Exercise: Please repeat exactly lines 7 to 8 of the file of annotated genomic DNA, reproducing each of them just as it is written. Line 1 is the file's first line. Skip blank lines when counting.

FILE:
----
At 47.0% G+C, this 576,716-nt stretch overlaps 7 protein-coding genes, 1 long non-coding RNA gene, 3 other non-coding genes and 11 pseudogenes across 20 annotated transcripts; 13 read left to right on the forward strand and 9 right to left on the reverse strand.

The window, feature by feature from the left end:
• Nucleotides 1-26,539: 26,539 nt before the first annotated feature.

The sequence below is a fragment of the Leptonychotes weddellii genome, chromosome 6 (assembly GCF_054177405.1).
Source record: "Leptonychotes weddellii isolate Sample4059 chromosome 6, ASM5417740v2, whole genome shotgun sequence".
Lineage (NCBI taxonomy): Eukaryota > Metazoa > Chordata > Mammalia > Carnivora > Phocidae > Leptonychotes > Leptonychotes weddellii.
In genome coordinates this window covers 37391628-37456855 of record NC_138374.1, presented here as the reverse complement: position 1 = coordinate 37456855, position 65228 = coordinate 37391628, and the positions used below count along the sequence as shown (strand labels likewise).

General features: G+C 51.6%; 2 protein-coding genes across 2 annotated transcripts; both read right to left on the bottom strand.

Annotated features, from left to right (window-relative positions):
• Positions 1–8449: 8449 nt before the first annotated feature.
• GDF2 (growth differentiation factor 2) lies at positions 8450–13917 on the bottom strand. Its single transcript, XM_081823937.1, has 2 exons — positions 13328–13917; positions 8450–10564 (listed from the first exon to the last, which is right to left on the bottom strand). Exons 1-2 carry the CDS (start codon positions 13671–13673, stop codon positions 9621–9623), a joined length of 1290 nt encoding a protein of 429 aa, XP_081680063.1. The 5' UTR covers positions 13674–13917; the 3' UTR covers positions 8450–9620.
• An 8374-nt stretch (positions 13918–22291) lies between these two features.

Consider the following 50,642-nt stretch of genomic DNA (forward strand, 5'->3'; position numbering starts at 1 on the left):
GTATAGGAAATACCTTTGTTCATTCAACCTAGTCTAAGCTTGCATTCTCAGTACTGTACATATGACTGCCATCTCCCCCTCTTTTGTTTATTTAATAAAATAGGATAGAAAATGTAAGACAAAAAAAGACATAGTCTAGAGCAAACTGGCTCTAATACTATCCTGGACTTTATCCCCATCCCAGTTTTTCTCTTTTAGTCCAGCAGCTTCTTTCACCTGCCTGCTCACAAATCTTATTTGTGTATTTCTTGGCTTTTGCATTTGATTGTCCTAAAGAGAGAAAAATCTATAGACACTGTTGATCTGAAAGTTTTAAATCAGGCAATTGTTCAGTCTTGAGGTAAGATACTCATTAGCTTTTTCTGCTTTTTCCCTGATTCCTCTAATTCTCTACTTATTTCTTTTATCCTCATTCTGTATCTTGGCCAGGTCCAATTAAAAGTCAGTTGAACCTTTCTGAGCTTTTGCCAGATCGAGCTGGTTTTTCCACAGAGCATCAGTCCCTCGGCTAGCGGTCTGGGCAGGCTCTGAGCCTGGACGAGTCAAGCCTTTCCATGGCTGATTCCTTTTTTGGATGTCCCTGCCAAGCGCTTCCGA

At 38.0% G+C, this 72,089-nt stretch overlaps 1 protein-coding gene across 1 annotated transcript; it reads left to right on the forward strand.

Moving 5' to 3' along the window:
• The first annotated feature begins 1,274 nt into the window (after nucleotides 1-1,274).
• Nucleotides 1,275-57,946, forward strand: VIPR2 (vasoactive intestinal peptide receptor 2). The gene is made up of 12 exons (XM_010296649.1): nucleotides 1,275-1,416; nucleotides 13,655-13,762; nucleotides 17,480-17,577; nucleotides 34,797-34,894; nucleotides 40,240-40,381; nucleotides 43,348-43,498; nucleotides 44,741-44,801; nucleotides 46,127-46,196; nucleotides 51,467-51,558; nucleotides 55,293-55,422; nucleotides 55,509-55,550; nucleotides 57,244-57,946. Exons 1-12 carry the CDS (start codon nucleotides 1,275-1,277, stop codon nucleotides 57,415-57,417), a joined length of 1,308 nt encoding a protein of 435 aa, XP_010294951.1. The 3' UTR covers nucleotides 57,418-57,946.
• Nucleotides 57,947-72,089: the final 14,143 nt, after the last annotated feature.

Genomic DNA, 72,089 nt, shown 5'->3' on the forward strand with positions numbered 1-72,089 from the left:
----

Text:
In genome coordinates this window covers 37391628-37456855 of record NC_138374.1, presented here as the reverse complement: position 1 = coordinate 37456855, position 65228 = coordinate 37391628, and the positions used below count along the sequence as shown (strand labels likewise).

General features: G+C 51.6%; 2 protein-coding genes across 2 annotated transcripts; both read right to left on the bottom strand.